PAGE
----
Thanks to modern technology a new tool has been developed that can reconstruct long-dead languages. The British Broadcasting Corporation (BBC) reported on Feb. 12 that a team of researchers have developed software that can rebuild “protolanguages” - the ancient tongues from which our modern languages evolved.
The new computerized system has produced a list of what the ancestor words of 637 Austronesian languages (spoken in Indonesia, Madagascar, the Philippines, Papua New Guinea, Malaysia and elsewhere) would have sounded like. In more than 85 percent of cases, the automated reconstruction came within one “character” or sound of the ancestor word commonly accepted as true by linguists.
This type of labor-intensive work is generally carried out by linguists. According to the BBC, Dan Klein, an associate professor at the University of California, Berkeley, said: "It's very time consuming for humans to look at all the data. There are thousands of languages in the world, with thousands of words each, not to mention all of those languages' ancestors.
"It would take hundreds of lifetimes to pore over all those languages, cross-referencing all the different changes that happened across such an expanse of space - and of time. But this is where computers shine."
Over thousands of years, tiny variations in the way that we produce sounds have meant that early languages have morphed into many different descendents.
"The trick is to identify these patterns of change and then to 'reverse' them, basically evolving words backwards in time."
The Huffington Post reports that in the past, linguists used the “comparative method,” examining by hand, the same word in two or more languages, while attempting to reconstruct the parent language from which the languages may have descended.
From a database of 142,000 words, the system was able to recreate the early language from which these modern tongues derived. The scientists believe it would have been spoken about 7,000 years ago.
Although researchers are able to reconstruct languages that date back thousands of years, a question remains as to the possibility of going even further back to recreate the very first protolanguage from which all others evolved.
Languages of the Bible
The recent language research brings to mind the possibility of getting back to original languages of the Bible. In the ChristianCourier.com Wayne Jackson discusses the three original languages of the Bible: Hebrew, Aramaic, and Greek, recognizing that words serve as the medium of God’s special revelation to humanity.
Jackson notes that the Hebrew of the Old Testament is a Semitic language that is closely related Aramaic. Both are a part of ancient tongues employed mainly in Syria, Lebanon, and Israel. It is believed that Hebrew came from the Canaanite language, sometimes called the “language of Canaan” and the “Jews’ language” in the Old Testament. In the New Testament, it is called “Hebrew.”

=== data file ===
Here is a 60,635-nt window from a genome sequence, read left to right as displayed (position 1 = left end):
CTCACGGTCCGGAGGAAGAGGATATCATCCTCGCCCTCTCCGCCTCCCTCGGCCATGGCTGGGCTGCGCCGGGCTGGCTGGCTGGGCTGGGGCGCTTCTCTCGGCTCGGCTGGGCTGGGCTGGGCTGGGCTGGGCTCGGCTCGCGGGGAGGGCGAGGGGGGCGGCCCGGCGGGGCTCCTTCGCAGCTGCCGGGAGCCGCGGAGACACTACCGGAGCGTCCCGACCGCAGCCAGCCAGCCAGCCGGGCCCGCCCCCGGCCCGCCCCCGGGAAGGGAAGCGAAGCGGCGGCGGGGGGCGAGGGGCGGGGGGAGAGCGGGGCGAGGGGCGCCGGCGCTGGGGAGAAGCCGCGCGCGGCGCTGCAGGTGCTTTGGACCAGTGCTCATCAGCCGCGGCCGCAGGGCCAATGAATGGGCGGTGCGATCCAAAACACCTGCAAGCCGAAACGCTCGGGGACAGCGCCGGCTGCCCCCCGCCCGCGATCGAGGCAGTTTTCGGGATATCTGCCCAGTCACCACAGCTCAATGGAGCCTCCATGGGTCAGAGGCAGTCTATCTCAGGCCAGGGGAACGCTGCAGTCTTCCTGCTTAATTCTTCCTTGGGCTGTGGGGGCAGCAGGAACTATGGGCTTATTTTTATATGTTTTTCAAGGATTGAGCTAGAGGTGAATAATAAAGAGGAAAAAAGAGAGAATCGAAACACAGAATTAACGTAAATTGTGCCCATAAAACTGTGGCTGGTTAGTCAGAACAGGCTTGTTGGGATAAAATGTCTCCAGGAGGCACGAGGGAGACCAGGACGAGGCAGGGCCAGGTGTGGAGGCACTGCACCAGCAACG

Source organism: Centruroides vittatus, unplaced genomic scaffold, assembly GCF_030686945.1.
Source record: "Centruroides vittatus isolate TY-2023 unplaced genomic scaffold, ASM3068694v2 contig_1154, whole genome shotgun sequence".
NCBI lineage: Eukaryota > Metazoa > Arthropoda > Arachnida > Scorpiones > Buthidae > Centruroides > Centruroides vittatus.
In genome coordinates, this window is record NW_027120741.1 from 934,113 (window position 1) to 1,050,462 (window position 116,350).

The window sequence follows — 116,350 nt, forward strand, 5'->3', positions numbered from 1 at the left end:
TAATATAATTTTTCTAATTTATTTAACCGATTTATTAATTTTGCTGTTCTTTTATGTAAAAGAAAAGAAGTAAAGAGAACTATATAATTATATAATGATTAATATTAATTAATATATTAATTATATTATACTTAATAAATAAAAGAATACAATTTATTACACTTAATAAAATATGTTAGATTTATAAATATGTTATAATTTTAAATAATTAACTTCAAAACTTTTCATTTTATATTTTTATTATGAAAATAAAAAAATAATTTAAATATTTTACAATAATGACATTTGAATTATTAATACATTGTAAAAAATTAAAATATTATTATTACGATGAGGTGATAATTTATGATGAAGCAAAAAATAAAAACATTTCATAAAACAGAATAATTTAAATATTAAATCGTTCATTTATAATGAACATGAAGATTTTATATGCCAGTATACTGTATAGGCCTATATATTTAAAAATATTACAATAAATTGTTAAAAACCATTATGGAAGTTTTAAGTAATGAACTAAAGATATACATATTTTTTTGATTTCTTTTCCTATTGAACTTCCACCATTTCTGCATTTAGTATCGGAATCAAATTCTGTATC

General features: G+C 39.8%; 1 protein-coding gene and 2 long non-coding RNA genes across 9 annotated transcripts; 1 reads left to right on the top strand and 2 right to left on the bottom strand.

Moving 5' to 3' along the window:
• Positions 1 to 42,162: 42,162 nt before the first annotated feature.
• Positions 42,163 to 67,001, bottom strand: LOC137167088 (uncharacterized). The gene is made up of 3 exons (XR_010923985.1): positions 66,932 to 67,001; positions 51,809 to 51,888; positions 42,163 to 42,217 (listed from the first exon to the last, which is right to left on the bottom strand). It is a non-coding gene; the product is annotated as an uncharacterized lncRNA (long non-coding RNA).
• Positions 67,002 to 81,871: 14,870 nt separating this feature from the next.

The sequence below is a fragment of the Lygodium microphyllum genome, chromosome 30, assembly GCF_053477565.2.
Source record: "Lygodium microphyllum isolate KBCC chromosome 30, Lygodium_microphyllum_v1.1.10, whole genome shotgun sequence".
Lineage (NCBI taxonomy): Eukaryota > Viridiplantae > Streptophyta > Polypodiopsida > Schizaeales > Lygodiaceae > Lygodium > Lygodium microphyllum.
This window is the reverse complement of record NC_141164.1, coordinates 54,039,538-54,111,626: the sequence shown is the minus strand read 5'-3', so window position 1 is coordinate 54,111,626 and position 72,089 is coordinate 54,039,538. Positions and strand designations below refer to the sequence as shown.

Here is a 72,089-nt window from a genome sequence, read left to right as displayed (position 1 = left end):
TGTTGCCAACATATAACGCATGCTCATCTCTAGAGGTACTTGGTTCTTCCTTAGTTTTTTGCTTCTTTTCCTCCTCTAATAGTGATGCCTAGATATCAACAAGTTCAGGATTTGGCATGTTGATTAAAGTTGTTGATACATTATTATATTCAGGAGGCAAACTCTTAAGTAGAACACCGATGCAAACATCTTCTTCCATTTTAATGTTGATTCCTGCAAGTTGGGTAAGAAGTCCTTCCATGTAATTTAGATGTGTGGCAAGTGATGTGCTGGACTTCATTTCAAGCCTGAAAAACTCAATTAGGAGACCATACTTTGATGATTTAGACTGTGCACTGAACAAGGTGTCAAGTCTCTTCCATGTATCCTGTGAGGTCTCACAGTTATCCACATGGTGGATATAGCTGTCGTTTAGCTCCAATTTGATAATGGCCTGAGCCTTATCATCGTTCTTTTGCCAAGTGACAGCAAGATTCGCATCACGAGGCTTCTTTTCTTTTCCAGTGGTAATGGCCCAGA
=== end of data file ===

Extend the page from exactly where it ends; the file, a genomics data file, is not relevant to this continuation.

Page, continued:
Aramaic is a close cognate language or a dialect of Hebrew. Though Hebrew remained the “sacred” tongue of the Jews, they, like others in the Middle East, began using vernacular Aramaic for everyday conversation and writing sometime after the sixth century
B.C. In the first century
A.D., Aramaic, in one dialect or another, was the common daily tongue of the Palestinian Jews. It is believed that Jesus Christ spoke Aramaic, in light of a number of Aramaic expressions that are transliterated into Greek in the Gospels. In the New Testament epistles, several Aramaic words can also be found.
The Greek language has passed through several major periods of change, as the New Testament was composed in Koine, that is, universal or “common Greek.” Koine was the normal street language in Rome, Alexandria, Athens, and Jerusalem. When the Romans finally conquered the Greeks, it was the Greek influence that flowed throughout the empire.
Those who study the Scriptures are particularly intrigued by the recent developments in linguistic research. The closing stanza of a poem written about Aramaic, “The Holy Language”—speaks to those who recognize the significance of the research regarding protolanguages and the attempts to get back to the original language:
As students of the Holy Language,
We place our ears near to the lips of God
And set our eyes to read and see more clearly
His Will and Word revealed.
Take a look at this related article on the Dead Sea Scrolls and modern technology